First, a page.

Some recent studies have started to use both hydrological and water management models to investigate the impacts of climate change. For example, Muttiah and Wurbs (2002) used the Soil and Water Assessment Tool (SWAT) and WRAP models to investigate the impacts of climate change on water supply reliability in the San Jacinto River Basin, Texas. Khoi et al. (2021) studied the impacts of climate change on water availability in the upper Dong Nai River Basin using the SWAT and Water Evaluation and Planning models. However, the SWAT model is a semi-distributed hydrological model that does not consider the physical process of reservoir evaporation—which is of great importance in water resources management, but is often overlooked in the current modeling communities. It is challenging to reliably estimate reservoir evaporation, even though freshwater loss through reservoir evaporation is substantial and increasing. Therefore, our work—which demonstrates an integrated framework of hydrology and water resources management practices—stands out in the current literature, and is a useful example for future studies to better guide water management planning under climate change.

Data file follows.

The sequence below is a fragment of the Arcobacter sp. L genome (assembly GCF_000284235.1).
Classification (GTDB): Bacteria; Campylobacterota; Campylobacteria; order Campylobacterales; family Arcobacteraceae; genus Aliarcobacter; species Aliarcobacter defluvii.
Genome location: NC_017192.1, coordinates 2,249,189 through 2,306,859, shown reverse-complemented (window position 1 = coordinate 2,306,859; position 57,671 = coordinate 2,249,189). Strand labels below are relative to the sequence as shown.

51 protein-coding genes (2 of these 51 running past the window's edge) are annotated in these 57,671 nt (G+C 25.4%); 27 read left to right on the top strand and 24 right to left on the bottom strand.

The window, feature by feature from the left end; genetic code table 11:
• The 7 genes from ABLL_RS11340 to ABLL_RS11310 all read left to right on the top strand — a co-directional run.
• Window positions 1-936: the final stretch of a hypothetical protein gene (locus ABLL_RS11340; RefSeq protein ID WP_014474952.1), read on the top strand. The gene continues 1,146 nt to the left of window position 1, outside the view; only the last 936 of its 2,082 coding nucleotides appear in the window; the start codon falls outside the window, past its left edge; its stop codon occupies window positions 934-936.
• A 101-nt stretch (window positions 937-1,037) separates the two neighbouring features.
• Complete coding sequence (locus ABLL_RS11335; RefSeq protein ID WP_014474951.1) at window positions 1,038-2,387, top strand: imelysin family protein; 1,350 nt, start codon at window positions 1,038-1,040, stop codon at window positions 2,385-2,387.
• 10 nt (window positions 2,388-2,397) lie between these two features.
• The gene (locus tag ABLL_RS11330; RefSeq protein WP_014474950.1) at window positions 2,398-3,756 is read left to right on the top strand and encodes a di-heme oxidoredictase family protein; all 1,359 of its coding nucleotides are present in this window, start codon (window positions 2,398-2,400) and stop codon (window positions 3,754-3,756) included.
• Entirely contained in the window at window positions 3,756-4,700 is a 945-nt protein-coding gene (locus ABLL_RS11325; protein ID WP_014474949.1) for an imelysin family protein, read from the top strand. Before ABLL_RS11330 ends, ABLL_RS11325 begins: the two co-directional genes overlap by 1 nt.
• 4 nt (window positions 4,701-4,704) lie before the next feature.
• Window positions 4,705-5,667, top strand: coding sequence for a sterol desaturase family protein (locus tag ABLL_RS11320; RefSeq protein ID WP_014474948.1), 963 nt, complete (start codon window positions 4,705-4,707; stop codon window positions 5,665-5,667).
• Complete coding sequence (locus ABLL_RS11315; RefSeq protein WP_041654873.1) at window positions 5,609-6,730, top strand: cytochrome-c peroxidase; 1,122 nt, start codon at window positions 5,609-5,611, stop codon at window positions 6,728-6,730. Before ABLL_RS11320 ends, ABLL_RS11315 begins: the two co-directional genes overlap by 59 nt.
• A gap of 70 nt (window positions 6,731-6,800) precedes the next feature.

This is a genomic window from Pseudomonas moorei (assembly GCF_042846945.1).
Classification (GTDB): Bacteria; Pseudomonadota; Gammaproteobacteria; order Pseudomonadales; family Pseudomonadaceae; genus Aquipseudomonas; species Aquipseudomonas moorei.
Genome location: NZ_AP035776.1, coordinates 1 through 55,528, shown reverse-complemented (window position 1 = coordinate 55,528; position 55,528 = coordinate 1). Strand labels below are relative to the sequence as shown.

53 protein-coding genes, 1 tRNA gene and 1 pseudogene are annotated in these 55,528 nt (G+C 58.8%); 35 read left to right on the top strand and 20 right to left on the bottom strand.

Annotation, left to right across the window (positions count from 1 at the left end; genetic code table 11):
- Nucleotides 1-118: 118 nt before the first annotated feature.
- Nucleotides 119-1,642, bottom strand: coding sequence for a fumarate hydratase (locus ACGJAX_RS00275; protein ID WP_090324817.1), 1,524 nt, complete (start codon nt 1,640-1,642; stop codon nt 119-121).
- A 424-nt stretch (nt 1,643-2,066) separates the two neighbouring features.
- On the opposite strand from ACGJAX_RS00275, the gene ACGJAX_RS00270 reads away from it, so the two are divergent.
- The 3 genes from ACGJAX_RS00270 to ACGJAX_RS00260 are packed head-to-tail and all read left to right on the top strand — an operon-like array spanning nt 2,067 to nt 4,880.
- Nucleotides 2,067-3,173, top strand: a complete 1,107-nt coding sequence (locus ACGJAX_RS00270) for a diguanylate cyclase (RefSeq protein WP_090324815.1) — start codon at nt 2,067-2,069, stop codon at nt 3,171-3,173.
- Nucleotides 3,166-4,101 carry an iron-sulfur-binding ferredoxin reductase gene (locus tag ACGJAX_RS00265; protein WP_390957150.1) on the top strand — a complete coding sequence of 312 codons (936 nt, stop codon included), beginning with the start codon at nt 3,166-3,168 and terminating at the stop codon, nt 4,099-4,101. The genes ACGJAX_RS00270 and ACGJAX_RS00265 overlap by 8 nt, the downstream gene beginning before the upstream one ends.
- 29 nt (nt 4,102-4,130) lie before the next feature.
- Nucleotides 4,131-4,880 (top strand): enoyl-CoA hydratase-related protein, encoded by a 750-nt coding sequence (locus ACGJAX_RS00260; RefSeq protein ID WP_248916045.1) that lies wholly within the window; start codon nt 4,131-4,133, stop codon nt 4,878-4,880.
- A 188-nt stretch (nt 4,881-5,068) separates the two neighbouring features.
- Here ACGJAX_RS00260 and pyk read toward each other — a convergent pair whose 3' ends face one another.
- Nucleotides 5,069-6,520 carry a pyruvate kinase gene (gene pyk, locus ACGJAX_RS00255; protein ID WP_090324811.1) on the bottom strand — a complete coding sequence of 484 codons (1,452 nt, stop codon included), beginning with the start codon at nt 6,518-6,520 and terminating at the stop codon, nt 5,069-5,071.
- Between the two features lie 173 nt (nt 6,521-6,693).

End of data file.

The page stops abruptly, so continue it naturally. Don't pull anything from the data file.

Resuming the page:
While the findings and conclusions of this research are based upon a specific metropolitan area, the insights and methods can be generalizable to other places with comparable social and environmental contexts (such as semi-arid or arid regions with reservoirs as one of their major surface water resources). There are three key insights that can be used to other places: (a) It explicitly accounts for future open water evaporation and future naturalized streamflow, which is critical to accurately assessing future surface water availability; (b) It adopts an open water evaporation module that can be implemented into other hydrological models and/or water management models; and (c) It generates a range of future water availability values (i.e., FY) under different scenarios using an ensemble of GCMs, which supports water planning under uncertainties. Our approach should be applicable to multiple western U.S. states with similar geographical, hydrological, and water rights conditions—such as California, Colorado, New Mexico, Nevada, Arizona, and Nebraska. In particular, multiple western U.S. states also use prior appropriation doctrines like Texas (Sea Grant, 2023). Considering the increasing evidence that the southwest U.S. is expected to become warmer and drier in the future (USGCRP et al., 2014), it is important to consider climate change-induced uncertainties in long-term water resources planning. Similarly, in other places across the world—like Chile, some parts of Australia, and south Africa—water rights are also allocated based on the prior appropriation doctrine, and the open water evaporation rate is relatively high (Donoso, 2018; Godden, 2005; Grafton & Horne, 2014). Therefore, our modeling framework—which includes both a WRAP based on prior appropriation doctrine, and a fully distributed hydrological model with an advanced reservoir evaporation module—is broadly applicable, and can provide best available estimates of projected future surface water availability at a local scale.